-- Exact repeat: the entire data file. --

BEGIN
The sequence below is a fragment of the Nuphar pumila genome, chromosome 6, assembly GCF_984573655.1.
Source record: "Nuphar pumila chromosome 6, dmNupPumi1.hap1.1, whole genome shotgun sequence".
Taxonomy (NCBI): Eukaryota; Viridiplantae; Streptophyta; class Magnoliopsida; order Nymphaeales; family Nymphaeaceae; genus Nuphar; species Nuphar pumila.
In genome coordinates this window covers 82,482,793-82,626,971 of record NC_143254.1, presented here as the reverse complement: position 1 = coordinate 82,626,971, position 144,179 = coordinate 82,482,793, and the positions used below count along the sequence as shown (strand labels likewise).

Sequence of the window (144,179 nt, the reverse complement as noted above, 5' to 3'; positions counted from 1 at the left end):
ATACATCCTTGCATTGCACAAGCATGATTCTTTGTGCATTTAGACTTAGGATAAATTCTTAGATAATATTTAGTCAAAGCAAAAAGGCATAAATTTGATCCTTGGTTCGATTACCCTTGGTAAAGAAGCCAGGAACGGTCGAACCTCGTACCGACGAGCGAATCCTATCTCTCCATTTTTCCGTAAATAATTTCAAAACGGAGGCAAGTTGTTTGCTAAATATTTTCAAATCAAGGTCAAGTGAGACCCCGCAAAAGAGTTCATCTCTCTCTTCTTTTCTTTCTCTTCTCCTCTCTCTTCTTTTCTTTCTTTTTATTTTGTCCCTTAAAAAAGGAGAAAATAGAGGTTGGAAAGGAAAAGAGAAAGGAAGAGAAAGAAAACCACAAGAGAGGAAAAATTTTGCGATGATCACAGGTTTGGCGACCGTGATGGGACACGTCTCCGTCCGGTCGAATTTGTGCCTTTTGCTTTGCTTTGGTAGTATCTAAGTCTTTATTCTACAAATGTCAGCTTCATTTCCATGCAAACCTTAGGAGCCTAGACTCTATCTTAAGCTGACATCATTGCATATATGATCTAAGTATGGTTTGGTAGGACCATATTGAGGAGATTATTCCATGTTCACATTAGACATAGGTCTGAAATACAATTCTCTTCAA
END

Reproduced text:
The sequence below is a fragment of the Nuphar pumila genome, chromosome 6, assembly GCF_984573655.1.
Source record: "Nuphar pumila chromosome 6, dmNupPumi1.hap1.1, whole genome shotgun sequence".
Taxonomy (NCBI): Eukaryota; Viridiplantae; Streptophyta; class Magnoliopsida; order Nymphaeales; family Nymphaeaceae; genus Nuphar; species Nuphar pumila.
In genome coordinates this window covers 82,482,793-82,626,971 of record NC_143254.1, presented here as the reverse complement: position 1 = coordinate 82,626,971, position 144,179 = coordinate 82,482,793, and the positions used below count along the sequence as shown (strand labels likewise).

Sequence of the window (144,179 nt, the reverse complement as noted above, 5' to 3'; positions counted from 1 at the left end):
ATACATCCTTGCATTGCACAAGCATGATTCTTTGTGCATTTAGACTTAGGATAAATTCTTAGATAATATTTAGTCAAAGCAAAAAGGCATAAATTTGATCCTTGGTTCGATTACCCTTGGTAAAGAAGCCAGGAACGGTCGAACCTCGTACCGACGAGCGAATCCTATCTCTCCATTTTTCCGTAAATAATTTCAAAACGGAGGCAAGTTGTTTGCTAAATATTTTCAAATCAAGGTCAAGTGAGACCCCGCAAAAGAGTTCATCTCTCTCTTCTTTTCTTTCTCTTCTCCTCTCTCTTCTTTTCTTTCTTTTTATTTTGTCCCTTAAAAAAGGAGAAAATAGAGGTTGGAAAGGAAAAGAGAAAGGAAGAGAAAGAAAACCACAAGAGAGGAAAAATTTTGCGATGATCACAGGTTTGGCGACCGTGATGGGACACGTCTCCGTCCGGTCGAATTTGTGCCTTTTGCTTTGCTTTGGTAGTATCTAAGTCTTTATTCTACAAATGTCAGCTTCATTTCCATGCAAACCTTAGGAGCCTAGACTCTATCTTAAGCTGACATCATTGCATATATGATCTAAGTATGGTTTGGTAGGACCATATTGAGGAGATTATTCCATGTTCACATTAGACATAGGTCTGAAATACAATTCTCTTCAA